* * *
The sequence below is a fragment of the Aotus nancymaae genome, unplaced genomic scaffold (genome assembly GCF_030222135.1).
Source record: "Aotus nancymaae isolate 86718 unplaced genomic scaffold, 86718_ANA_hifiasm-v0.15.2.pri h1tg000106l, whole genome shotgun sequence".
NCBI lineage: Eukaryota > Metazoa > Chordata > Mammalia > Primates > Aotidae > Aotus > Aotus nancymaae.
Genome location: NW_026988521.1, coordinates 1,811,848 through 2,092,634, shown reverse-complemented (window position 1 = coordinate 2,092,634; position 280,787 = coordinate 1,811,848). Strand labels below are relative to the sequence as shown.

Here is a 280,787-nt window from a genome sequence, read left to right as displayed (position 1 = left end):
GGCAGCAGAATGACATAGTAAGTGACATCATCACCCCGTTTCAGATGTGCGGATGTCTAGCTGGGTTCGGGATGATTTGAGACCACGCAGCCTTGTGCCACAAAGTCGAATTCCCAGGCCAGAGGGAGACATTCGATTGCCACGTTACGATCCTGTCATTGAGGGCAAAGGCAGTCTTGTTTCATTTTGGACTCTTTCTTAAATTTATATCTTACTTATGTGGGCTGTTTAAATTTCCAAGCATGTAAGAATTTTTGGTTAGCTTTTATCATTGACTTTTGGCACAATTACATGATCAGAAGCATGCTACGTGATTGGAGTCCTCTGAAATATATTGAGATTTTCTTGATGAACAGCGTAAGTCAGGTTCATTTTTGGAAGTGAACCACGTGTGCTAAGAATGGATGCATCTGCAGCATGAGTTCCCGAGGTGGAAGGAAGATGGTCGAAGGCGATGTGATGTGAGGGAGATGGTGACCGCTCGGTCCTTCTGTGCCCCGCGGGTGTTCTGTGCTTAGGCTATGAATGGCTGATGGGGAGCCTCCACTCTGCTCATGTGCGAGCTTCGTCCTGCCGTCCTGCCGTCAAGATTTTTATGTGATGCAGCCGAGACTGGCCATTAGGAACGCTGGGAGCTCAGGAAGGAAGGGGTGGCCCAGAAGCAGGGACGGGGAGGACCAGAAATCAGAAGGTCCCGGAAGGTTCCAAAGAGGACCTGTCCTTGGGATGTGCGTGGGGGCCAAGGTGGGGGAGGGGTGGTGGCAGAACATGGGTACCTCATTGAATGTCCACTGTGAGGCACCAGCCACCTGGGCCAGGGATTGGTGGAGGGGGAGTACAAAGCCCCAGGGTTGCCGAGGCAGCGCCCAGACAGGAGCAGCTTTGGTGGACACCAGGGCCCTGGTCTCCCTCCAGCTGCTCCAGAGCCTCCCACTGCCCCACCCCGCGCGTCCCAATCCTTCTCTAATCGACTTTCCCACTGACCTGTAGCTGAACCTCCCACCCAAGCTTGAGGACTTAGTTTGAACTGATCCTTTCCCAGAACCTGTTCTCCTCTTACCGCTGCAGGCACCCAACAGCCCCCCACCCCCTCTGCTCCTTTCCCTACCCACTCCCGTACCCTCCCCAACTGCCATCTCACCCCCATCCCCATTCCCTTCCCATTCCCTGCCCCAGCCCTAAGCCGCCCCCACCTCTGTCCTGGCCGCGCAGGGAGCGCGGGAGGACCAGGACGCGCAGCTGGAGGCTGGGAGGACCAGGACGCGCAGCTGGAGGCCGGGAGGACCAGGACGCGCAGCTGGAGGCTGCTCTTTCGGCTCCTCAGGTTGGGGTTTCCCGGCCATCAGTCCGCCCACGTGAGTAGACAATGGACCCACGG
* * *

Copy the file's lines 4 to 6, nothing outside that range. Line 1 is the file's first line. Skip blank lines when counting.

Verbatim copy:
Genome location: NW_026988521.1, coordinates 1,811,848 through 2,092,634, shown reverse-complemented (window position 1 = coordinate 2,092,634; position 280,787 = coordinate 1,811,848). Strand labels below are relative to the sequence as shown.

Here is a 280,787-nt window from a genome sequence, read left to right as displayed (position 1 = left end):
GGCAGCAGAATGACATAGTAAGTGACATCATCACCCCGTTTCAGATGTGCGGATGTCTAGCTGGGTTCGGGATGATTTGAGACCACGCAGCCTTGTGCCACAAAGTCGAATTCCCAGGCCAGAGGGAGACATTCGATTGCCACGTTACGATCCTGTCATTGAGGGCAAAGGCAGTCTTGTTTCATTTTGGACTCTTTCTTAAATTTATATCTTACTTATGTGGGCTGTTTAAATTTCCAAGCATGTAAGAATTTTTGGTTAGCTTTTATCATTGACTTTTGGCACAATTACATGATCAGAAGCATGCTACGTGATTGGAGTCCTCTGAAATATATTGAGATTTTCTTGATGAACAGCGTAAGTCAGGTTCATTTTTGGAAGTGAACCACGTGTGCTAAGAATGGATGCATCTGCAGCATGAGTTCCCGAGGTGGAAGGAAGATGGTCGAAGGCGATGTGATGTGAGGGAGATGGTGACCGCTCGGTCCTTCTGTGCCCCGCGGGTGTTCTGTGCTTAGGCTATGAATGGCTGATGGGGAGCCTCCACTCTGCTCATGTGCGAGCTTCGTCCTGCCGTCCTGCCGTCAAGATTTTTATGTGATGCAGCCGAGACTGGCCATTAGGAACGCTGGGAGCTCAGGAAGGAAGGGGTGGCCCAGAAGCAGGGACGGGGAGGACCAGAAATCAGAAGGTCCCGGAAGGTTCCAAAGAGGACCTGTCCTTGGGATGTGCGTGGGGGCCAAGGTGGGGGAGGGGTGGTGGCAGAACATGGGTACCTCATTGAATGTCCACTGTGAGGCACCAGCCACCTGGGCCAGGGATTGGTGGAGGGGGAGTACAAAGCCCCAGGGTTGCCGAGGCAGCGCCCAGACAGGAGCAGCTTTGGTGGACACCAGGGCCCTGGTCTCCCTCCAGCTGCTCCAGAGCCTCCCACTGCCCCACCCCGCGCGTCCCAATCCTTCTCTAATCGACTTTCCCACTGACCTGTAGCTGAACCTCCCACCCAAGCTTGAGGACTTAGTTTGAACTGATCCTTTCCCAGAACCTGTTCTCCTCTTACCGCTGCAGGCACCCAACAGCCCCCCACCCCCTCTGCTCCTTTCCCTACCCACTCCCGTACCCTCCCCAACTGCCATCTCACCCCCATCCCCATTCCCTTCCCATTCCCTGCCCCAGCCCTAAGCCGCCCCCACCTCTGTCCTGGCCGCGCAGGGAGCGCGGGAGGACCAGGACGCGCAGCTGGAGGCTGGGAGGACCAGGACGCGCAGCTGGAGGCCGGGAGGACCAGGACGCGCAGCTGGAGGCTGCTCTTTCGGCTCCTCAGGTTGGGGTTTCCCGGCCATCAGTCCGCCCACGTGAGTAGACAATGGACCCACGG